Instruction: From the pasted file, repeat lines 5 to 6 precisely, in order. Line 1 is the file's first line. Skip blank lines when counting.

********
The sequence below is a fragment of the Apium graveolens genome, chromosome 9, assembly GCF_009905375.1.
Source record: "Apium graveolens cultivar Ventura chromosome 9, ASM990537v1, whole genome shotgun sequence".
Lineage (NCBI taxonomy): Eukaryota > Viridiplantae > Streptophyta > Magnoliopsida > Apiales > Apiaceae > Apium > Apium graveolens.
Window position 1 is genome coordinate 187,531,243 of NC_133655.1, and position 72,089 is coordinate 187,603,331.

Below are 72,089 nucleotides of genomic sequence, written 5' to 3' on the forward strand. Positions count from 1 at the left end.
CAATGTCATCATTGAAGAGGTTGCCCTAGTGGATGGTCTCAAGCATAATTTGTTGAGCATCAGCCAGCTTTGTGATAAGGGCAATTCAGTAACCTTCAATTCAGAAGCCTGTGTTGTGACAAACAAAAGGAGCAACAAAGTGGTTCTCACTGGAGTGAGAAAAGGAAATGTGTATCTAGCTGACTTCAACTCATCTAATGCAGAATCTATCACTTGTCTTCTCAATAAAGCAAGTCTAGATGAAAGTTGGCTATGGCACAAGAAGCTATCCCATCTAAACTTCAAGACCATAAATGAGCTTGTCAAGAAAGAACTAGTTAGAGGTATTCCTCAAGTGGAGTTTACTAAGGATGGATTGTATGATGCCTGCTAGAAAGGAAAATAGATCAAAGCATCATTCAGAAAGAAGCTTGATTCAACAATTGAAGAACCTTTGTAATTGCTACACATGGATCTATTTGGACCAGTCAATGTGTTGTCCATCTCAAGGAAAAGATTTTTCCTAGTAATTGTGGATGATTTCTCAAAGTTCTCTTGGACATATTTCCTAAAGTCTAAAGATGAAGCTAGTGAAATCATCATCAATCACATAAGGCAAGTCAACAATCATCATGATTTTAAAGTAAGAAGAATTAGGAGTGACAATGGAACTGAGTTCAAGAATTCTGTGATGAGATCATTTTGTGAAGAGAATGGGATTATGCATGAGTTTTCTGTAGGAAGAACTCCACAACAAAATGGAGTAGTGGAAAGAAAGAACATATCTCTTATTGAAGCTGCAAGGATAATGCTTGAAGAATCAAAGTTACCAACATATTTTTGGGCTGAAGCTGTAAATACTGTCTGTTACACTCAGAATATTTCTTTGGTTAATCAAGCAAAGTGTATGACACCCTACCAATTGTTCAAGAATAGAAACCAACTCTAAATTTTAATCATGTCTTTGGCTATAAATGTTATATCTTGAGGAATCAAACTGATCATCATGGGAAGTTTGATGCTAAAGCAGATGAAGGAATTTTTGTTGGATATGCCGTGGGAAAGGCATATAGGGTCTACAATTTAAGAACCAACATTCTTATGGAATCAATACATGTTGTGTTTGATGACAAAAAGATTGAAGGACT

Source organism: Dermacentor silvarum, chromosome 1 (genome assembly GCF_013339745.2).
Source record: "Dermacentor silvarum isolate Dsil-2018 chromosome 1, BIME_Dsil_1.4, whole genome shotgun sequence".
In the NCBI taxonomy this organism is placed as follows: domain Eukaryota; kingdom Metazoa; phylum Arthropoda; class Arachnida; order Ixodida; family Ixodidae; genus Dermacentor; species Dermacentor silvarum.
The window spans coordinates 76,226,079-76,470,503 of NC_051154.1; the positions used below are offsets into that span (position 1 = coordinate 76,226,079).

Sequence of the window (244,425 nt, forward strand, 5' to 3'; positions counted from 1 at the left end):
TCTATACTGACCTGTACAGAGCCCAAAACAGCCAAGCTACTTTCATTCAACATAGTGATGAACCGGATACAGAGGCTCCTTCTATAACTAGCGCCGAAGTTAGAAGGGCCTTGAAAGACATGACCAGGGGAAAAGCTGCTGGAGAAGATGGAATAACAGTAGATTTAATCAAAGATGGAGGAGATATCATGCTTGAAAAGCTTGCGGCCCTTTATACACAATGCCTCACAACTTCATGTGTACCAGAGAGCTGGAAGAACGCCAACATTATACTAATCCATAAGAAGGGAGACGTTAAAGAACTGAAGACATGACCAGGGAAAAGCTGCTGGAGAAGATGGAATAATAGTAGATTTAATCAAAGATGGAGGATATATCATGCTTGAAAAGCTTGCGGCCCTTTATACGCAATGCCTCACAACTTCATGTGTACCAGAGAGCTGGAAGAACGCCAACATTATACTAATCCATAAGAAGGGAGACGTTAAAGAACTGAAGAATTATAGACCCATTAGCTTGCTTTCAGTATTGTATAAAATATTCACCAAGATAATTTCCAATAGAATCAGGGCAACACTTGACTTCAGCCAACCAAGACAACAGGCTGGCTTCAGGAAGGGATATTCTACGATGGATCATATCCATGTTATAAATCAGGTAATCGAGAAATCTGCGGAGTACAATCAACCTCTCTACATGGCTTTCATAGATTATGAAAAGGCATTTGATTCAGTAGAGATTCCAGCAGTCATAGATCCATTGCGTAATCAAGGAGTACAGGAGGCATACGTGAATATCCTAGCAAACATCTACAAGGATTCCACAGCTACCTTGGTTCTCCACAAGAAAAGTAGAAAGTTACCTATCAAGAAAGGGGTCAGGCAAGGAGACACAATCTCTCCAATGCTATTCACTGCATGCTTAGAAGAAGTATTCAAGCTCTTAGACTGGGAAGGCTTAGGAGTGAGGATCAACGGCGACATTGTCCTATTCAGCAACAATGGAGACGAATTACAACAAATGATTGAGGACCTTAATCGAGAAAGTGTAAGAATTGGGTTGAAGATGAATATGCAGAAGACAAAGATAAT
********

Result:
Below are 72,089 nucleotides of genomic sequence, written 5' to 3' on the forward strand. Positions count from 1 at the left end.
CAATGTCATCATTGAAGAGGTTGCCCTAGTGGATGGTCTCAAGCATAATTTGTTGAGCATCAGCCAGCTTTGTGATAAGGGCAATTCAGTAACCTTCAATTCAGAAGCCTGTGTTGTGACAAACAAAAGGAGCAACAAAGTGGTTCTCACTGGAGTGAGAAAAGGAAATGTGTATCTAGCTGACTTCAACTCATCTAATGCAGAATCTATCACTTGTCTTCTCAATAAAGCAAGTCTAGATGAAAGTTGGCTATGGCACAAGAAGCTATCCCATCTAAACTTCAAGACCATAAATGAGCTTGTCAAGAAAGAACTAGTTAGAGGTATTCCTCAAGTGGAGTTTACTAAGGATGGATTGTATGATGCCTGCTAGAAAGGAAAATAGATCAAAGCATCATTCAGAAAGAAGCTTGATTCAACAATTGAAGAACCTTTGTAATTGCTACACATGGATCTATTTGGACCAGTCAATGTGTTGTCCATCTCAAGGAAAAGATTTTTCCTAGTAATTGTGGATGATTTCTCAAAGTTCTCTTGGACATATTTCCTAAAGTCTAAAGATGAAGCTAGTGAAATCATCATCAATCACATAAGGCAAGTCAACAATCATCATGATTTTAAAGTAAGAAGAATTAGGAGTGACAATGGAACTGAGTTCAAGAATTCTGTGATGAGATCATTTTGTGAAGAGAATGGGATTATGCATGAGTTTTCTGTAGGAAGAACTCCACAACAAAATGGAGTAGTGGAAAGAAAGAACATATCTCTTATTGAAGCTGCAAGGATAATGCTTGAAGAATCAAAGTTACCAACATATTTTTGGGCTGAAGCTGTAAATACTGTCTGTTACACTCAGAATATTTCTTTGGTTAATCAAGCAAAGTGTATGACACCCTACCAATTGTTCAAGAATAGAAACCAACTCTAAATTTTAATCATGTCTTTGGCTATAAATGTTATATCTTGAGGAATCAAACTGATCATCATGGGAAGTTTGATGCTAAAGCAGATGAAGGAATTTTTGTTGGATATGCCGTGGGAAAGGCATATAGGGTCTACAATTTAAGAACCAACATTCTTATGGAATCAATACATGTTGTGTTTGATGACAAAAAGATTGAAGGACT